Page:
Is there anything I can give my mom to help increase her appetite ?

My grandma-in-law would do the “I’m not hungry” thing often. She had dementia (and a hernia, which was part of the problem) and macular degeneration. In hindsight, we think the bad eyesight contributed too. She couldn’t make out what was in front of her and she’d smile, wave at the plate and say “Oh, take it away!”. She was trying to mask how badly it had gotten. As her dementia worsened she barely ate anything. NH had to rely on Ensure to keep her going.

My own grandma didn’t have dementia but was so stubborn and angry that she’d use not eating as a means of control and expressing anger. If we put a plate of food in front of her, she’d turn her head and make a face like a 5-year-old who didn’t want vegetables. She broke her hip and was in a very nice rehab place for a few months. She lost about 25 pounds and insisted that “it’s just fluid”. Refused Ensure, appetite meds didn’t help. She’d eat a piece of lettuce and would just do the tiniest nibbles... it was so aggravating. We had to put the fear of God into her and told her if she didn’t eat, she was going to die. She ate more after that, but still not all that much.
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Reply to LoopyLoo

I will agree with giving her anything she will eat. I did that with Luz, my wife.
It helped a little. Not enough in her case but it did a little. Then at the end nothing seemed to work. Only water taken on a sponge oral scrubber to moisten her mouth.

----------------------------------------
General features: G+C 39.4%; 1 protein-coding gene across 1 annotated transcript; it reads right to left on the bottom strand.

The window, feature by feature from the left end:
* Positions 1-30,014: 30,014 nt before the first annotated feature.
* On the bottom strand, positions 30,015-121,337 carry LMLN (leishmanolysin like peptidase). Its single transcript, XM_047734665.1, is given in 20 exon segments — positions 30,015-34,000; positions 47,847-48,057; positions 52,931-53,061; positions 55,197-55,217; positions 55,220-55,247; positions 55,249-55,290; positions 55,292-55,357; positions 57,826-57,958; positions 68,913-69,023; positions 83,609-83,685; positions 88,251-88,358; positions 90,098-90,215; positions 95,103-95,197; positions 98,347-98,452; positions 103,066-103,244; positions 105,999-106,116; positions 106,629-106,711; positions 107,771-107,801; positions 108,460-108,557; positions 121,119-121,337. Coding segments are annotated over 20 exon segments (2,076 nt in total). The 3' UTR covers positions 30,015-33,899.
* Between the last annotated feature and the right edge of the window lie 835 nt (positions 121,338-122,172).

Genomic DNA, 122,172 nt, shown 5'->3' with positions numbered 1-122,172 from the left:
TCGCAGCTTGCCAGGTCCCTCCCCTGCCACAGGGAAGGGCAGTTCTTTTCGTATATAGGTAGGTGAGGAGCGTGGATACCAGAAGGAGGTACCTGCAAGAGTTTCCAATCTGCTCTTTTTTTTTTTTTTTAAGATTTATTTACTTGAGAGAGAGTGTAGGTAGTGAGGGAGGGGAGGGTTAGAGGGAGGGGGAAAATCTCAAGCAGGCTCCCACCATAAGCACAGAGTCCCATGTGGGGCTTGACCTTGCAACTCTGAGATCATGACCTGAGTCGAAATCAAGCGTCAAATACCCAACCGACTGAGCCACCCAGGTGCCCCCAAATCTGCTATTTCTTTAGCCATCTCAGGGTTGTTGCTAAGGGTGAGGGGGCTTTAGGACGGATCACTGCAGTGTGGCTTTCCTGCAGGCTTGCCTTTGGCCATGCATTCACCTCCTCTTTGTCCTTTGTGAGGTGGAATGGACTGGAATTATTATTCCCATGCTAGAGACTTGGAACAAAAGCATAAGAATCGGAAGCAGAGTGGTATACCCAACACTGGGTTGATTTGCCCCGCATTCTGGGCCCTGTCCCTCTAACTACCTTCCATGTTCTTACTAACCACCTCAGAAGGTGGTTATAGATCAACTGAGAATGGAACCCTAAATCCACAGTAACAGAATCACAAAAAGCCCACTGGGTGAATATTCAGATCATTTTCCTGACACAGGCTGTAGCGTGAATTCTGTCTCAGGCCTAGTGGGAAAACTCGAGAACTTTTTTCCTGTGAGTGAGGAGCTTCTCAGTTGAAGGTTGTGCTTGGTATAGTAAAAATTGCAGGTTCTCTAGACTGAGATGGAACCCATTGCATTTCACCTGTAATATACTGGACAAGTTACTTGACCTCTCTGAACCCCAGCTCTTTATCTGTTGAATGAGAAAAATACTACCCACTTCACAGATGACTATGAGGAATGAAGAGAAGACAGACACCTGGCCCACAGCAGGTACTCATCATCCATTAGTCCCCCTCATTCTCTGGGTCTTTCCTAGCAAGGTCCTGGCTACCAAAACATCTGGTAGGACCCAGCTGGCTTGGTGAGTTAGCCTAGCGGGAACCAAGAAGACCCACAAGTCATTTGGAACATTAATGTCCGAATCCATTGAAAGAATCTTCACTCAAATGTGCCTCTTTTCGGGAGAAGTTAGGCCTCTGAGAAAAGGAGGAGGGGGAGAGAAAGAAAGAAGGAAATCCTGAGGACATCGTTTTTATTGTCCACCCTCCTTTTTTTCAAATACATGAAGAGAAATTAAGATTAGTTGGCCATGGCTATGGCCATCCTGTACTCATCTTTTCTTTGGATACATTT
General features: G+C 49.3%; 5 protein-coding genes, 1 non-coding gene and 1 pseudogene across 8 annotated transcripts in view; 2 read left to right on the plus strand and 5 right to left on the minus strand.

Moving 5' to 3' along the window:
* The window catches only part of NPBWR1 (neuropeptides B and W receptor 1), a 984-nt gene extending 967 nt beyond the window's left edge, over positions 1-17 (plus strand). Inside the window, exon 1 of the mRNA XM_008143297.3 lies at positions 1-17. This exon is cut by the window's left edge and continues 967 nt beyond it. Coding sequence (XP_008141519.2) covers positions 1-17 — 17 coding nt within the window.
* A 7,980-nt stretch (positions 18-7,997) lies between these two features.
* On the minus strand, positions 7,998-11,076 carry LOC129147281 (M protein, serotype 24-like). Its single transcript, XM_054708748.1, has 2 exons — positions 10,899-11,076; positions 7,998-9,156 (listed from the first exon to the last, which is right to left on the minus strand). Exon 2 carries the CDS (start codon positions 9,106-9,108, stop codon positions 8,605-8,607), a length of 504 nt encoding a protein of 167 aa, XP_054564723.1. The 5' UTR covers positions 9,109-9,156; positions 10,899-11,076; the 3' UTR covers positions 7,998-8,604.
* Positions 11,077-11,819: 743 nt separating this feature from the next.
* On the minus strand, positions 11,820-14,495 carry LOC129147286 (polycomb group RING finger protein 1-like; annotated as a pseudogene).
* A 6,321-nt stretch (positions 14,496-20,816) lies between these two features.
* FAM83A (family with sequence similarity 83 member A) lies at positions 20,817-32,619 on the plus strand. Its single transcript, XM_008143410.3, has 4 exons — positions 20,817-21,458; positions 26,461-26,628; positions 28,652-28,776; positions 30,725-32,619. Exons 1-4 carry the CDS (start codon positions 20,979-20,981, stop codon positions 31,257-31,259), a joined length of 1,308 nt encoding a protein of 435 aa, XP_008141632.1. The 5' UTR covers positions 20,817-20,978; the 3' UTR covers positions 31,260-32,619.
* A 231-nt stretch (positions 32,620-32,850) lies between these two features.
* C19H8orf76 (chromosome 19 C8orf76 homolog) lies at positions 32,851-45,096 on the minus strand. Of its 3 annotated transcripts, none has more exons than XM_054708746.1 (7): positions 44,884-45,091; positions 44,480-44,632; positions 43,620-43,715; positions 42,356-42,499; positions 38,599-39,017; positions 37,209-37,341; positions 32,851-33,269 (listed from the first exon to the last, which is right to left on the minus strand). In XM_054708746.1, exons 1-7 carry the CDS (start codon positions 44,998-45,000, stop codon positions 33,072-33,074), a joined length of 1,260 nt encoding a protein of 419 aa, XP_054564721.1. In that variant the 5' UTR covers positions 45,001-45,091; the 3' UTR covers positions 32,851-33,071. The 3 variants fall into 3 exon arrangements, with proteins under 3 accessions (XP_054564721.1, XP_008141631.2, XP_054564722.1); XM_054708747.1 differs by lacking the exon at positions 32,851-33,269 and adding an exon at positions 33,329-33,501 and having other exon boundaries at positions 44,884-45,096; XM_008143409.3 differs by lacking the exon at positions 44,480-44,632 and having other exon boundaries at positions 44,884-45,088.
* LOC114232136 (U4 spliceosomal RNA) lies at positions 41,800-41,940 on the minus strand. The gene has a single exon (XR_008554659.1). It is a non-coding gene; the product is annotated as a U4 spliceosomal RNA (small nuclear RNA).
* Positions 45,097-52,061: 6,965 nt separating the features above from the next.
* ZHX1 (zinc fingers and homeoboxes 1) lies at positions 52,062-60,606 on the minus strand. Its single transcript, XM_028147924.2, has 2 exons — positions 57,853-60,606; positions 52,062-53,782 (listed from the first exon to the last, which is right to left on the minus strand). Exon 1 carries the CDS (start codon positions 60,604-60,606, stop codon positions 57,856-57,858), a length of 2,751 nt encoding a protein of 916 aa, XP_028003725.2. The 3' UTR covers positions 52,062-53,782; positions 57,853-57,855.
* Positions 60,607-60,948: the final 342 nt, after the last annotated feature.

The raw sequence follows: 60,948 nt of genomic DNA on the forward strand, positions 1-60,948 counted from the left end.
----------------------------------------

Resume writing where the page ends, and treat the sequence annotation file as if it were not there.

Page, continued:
Helpful Answer (1)
Reply to OldSailor

That's the death spiral that many elderly get into. They stop eating which means they have less energy which makes it even less likely that they will eat. That's how grandpa died. He starved himself to death.

The same thing happened with my mom. She went from 120 to 80lbs. The good news is with mom I pulled her out of it. The key with her was ice cream. She refused to eat anything but she would eat ice cream. Not willingly but if I nagged her she would. Nutritional drinks also became her sole source of fluid intake. Combine the two and a year later she was back over 100 pounds. Which is an incredible accomplishment for the elderly. Now she eats pretty much normally again. She still asks for ice cream but if I give her other food, she'll eat it no nagging needed.

In her situation, it's all about the calories. Get her to eat anything you can get her to eat. There's no such thing as junk food. It's all about the calories. I know there are healthy diet fanatics that will insist they eat a "healthy diet" all the way to the grave. They are wrong. One of my brothers was like that. We would argue about it. Until a nurse said all her mom would eat was peanut butter and nutrition drinks. She even said, "It's all about the calories." Brother shut up about it after that.
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Reply to needtowashhair

Yes, the A.L. Dr did give my mother a med to increase her appetite, but I don't know what it's called. Your mom's Dr will likely know what pill could help.
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Reply to Tiger55

MayK, my mom lost her appetite while she was still reasonably healthy, I used to get annoyed that I would make a good meal and she would barely eat half of it. What I didn't know then was that this would eventually lead to her becoming weaker and frailer and falling, which was the start of her downward spiral. At this point I wouldn't worry about balanced meals but do what you can to tempt her - offer easy to eat favourites, have snacks available often and if she is still not getting enough try adding some of the supplements like boost or ensure.
Helpful Answer (3)
Reply to cwillie
CaregiverMayK Mar 22, 2019
Thank you!

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